I’m an awful mum to my daughter and think she’d be happier without me.
I was only 19 when she was conceived and had an older, much better-looking boyfriend who was only interested in sex.
I deliberately came off the Pill and hoped that having a baby would make him love me. Of course it didn’t, and he was only interested in the baby.
He cheated on me regularly and finally left me for another woman when our daughter was three.
She’s now six and I struggle to do anything with her. I can’t cook, so I give her ready meals and McDonald’s burgers.
She’s now overweight and being bullied in school. I don’t know how to talk and play with her, so I bought her a phone that she never puts down. People now call her rude because she ignores them in favour of the phone.
I realised how terrible I am when her father came to pick her up one weekend with his fiancée and, seething with jealousy, I told him he couldn’t see her any more.
Court summons are piling up, messages from him and his family fill up my inbox daily, and my own friends and family tell me that I’m hurting my own daughter.
I understand that, and I know she’s upset, but I can’t think of any other way to hurt him like he’s hurt me.
I’m tempted to just hand my daughter over to a relative and leave her for good.
Do you think that’s for the best?
No, I don’t. The best thing to do is get a grip and get over your ex because this is all to do with being hurt by him.
Now you’re using your daughter as a weapon, and that’s not working either. It won’t bring him back. Your friends and family are right – the only person you’re hurting with this tactic is your daughter and none of this is her fault. You took a gamble coming off the Pill – put that down to immaturity and deal with the situation you’re in now.
It’s positive that your ex wants to be a big part of your daughter’s life and once you let the thoughts of revenge go and just let him be a father, it’ll give you the opportunity to start taking control.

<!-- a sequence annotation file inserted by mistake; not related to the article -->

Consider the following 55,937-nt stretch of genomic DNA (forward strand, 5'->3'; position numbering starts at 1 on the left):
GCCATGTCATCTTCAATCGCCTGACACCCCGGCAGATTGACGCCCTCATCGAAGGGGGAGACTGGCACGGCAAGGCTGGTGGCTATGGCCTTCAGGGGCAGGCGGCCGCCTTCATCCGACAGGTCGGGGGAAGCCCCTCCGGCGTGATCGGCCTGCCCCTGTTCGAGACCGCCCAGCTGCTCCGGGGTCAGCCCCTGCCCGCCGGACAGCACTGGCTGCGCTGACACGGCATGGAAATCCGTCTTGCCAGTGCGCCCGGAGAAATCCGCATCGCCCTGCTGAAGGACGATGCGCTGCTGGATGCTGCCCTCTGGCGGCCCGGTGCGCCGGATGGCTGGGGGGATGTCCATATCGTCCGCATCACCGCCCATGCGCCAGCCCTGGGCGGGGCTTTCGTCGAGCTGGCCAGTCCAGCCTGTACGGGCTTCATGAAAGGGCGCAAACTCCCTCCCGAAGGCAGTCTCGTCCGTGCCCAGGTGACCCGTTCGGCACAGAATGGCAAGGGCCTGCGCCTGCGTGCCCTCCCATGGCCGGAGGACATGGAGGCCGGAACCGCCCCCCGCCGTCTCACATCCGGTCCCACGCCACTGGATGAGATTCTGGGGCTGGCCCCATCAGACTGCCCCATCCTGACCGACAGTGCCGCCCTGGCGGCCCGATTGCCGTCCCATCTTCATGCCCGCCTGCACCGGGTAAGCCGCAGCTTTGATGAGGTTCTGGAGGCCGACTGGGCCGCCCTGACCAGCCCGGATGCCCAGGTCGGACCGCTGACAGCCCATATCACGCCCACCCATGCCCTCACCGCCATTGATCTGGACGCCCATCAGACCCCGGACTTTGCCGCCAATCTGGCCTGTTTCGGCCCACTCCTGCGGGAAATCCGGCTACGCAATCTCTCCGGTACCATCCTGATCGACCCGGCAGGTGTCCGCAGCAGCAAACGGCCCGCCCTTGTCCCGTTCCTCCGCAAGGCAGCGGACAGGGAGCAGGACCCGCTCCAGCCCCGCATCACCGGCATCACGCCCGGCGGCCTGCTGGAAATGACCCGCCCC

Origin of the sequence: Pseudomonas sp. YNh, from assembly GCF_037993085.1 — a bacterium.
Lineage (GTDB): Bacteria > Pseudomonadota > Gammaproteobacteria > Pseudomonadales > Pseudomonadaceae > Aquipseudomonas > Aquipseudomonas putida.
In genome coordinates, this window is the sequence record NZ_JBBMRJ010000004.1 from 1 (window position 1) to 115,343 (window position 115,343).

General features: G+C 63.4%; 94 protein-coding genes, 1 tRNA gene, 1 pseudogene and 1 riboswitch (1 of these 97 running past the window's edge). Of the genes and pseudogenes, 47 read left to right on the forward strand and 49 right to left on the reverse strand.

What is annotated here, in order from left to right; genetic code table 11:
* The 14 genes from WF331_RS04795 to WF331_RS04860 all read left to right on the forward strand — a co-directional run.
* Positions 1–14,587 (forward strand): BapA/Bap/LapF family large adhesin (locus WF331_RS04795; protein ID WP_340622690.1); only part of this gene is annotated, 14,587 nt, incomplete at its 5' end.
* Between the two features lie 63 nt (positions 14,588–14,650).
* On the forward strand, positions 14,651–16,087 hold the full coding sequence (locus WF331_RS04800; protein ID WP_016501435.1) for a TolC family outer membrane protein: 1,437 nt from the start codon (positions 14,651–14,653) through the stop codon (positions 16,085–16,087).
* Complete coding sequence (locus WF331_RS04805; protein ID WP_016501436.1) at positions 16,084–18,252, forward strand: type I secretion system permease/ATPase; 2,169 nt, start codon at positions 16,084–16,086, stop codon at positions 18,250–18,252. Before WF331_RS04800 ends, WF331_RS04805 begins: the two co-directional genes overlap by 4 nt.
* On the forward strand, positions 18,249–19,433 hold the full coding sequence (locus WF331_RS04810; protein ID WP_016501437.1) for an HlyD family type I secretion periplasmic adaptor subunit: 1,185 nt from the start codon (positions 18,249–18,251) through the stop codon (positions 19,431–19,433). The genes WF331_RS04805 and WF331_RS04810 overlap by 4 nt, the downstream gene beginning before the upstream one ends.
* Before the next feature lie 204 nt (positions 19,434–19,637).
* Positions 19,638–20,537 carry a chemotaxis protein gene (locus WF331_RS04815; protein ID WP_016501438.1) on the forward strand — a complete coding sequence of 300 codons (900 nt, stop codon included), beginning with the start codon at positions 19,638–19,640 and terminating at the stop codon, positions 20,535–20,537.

If he has your daughter some of the time, use it to get your house in order. You’ll have more time to learn how to cook a few recipes and plan things to do with your daughter, like a swim or a trip to the park or a movie at the weekend.
You’ll have time for yourself, too, so you’ll have more chance of meeting someone. But stop sitting there wasting energy on hating him – it’s preventing you from moving on and having a good life with your daughter.
I can hear your anger, frustration and heartbreak through your letter. Tell yourself, once and for all, that you’re never going to be with him.
I don’t think you’re a bad mum – I think you’re being selfish and you’re in a rut. But you could be a great mum. You think it’s easier to chuck a mobile phone and fast food at her. Maybe in that moment it’s easier because it’s giving you a few hours to wallow, but long-term you’re storing up problems.
Trust me, there are many women who’ve been left on their own with kids whose dads don’t want anything to do with them.
You don’t have to be in that situation. And get support from friends and family, too. Let them help with your daughter. Good luck.
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